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After the Failure of Reform

Brian-klepper

The stalemate in the bi-partisan health care summit was cast the moment it was announced. Republicans demanded that the reform process start anew, and Mr. Obama insisted on the Senate bill as the framework going forward. The President may now offer a more modest reform bill that can demonstrate some progress on the health care crisis, but that remains to be seen.

We hoped the White House would seize the opportunity presented by Massachusetts’ election of Scott Brown to begin again, huddling away from the lobbyists to develop a new set of provisions that would include reasonable Republican elements, like medical liability reform, as well as other meaningful cost reduction provisions excluded from the first round of bills: pricing/quality transparency, a move away from fee-for-service reimbursement, and the re-empowerment of primary care.

They took a different path. As Ezra Klein speculated in the Washington Post, Mr. Obama and his advisors may believe that, with the 2010 elections bearing down on Congress, there is too little time to begin again.

But this is a questionable political calculation. The reform process soured the American people and American business on the health care bills. A January 27 Towers Watson/National Business Group on Health (NBGH) survey found that 71% of employers believe the bills “will increase the overall cost of health care services in the United States.” A February 11 Rasmussen survey found that 61% of voters think the bills should have been scrapped and the process started over.

And no wonder. Over the past year, the legalized bribery that is special interest lobbying was fully on display, with members of both parties (but led by the Democrats) taking contributors’ money with a gusto unprecedented since the Republican feeding frenzy set off by Newt Gingrich’s K-Street Project. A new report from the Center for Public Integrity shows that “more than 1,750 companies and organizations hired about 4,525 lobbyists — eight for each member of Congress — to influence health reform bills in 2009.” Together, they spent $1.2 billion on health care, more than one-third of the $3.47 billion spent by special interests in 2009 to buy influence over policy.
And then there was the brazen political deal making. Mary Landrieu brought $300 million in federal aid home to Louisiana for voting with the Democratic Leadership, which the GOP promptly dubbed “the Louisiana Purchase.” Ben Nelson got the Feds to pay for most of Nebraska’s Medicaid expansion…in perpetuity. And, on the eve of the Massachusetts Senatorial election, the White House cut a deal that exempted unions from the tax on “Cadillac health plans” until 2018.

The resulting reform provisions – a cynical combination of expert advice, uncompromising ideology and donor quid pro quos – would have extended entitlements while rescuing the industry at the top of a financial bubble, exacerbating the cost growth problem during a recession by replacing dwindling private funding with public dollars. At the same time, the bills specifically avoided committing to approaches that could wring excessive cost from the system.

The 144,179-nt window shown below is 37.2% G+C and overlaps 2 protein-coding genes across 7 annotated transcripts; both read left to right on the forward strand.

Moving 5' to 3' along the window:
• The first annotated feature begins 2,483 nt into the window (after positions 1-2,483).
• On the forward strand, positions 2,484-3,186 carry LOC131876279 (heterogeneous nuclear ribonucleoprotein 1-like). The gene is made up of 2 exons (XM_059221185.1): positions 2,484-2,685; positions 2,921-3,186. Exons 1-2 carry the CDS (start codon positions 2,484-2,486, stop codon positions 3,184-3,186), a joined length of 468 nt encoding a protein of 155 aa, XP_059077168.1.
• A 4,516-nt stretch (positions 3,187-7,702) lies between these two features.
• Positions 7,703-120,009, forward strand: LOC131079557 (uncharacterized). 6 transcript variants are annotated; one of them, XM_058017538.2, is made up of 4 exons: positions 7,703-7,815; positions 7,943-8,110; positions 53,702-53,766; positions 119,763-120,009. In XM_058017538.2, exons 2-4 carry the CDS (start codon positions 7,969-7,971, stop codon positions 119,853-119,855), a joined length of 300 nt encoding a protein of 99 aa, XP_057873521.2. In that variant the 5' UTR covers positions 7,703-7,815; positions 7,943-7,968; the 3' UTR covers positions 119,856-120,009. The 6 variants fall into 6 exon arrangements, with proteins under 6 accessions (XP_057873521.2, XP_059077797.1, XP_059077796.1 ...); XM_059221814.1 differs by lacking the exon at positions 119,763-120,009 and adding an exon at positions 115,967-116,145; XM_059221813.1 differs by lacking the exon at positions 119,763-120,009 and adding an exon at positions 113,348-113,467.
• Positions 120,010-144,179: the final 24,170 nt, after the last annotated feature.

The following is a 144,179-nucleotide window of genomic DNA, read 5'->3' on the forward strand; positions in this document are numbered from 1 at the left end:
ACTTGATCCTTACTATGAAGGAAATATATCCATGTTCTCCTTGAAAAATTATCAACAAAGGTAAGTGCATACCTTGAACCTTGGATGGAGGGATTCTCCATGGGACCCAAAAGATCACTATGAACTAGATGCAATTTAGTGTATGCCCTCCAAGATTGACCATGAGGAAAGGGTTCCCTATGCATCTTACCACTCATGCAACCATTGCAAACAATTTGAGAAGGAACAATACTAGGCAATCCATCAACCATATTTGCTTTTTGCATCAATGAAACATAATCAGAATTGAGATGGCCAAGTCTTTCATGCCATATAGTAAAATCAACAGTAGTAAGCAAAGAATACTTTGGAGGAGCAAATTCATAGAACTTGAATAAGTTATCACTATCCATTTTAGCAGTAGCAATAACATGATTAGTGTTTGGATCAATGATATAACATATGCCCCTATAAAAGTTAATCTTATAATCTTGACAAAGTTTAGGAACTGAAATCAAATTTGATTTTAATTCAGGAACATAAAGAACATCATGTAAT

In truth, either passing or blocking such poor bills would have had little impact on the increasingly threatening crisis. Short of starting over, American health care will continue to face some very harsh realities. More individual and corporate purchasers, particularly small employers, will be priced out of coverage as health care costs explode. This erosion in mainstream coverage is translating to a reduction in total health plan premium – the engine of the health care economy – and to escalating uncompensated care cost loads throughout the system. A plummeting number of insured patients will find it harder and harder to pay for a rapidly growing number of uninsureds and under-insureds.

These are recipes for instability and disaster. And as health care – the nation’s largest economic sector, representing one dollar in six and one job in eleven – becomes increasingly unstable, so does the larger US economy.

Americans are increasingly aware that a government in which both parties are compromised by political ideologies and special interests will likely leave them to their own devices in dealing with health care. American business had, to a great extent, put health care benefits decisions on hold until reform was complete. Now it is resigned to continuing to cope with that burden, but with a renewed commitment to innovation. A February 22nd Towers Watson/NBGH survey found that “83% of companies have already revamped or expect to revamp their health care strategy within the next two years, up from 59% in 2009,” a clear sign that businesses now think they need to act on their own behalves. (Of course, most individual Americans don’t have that latitude.)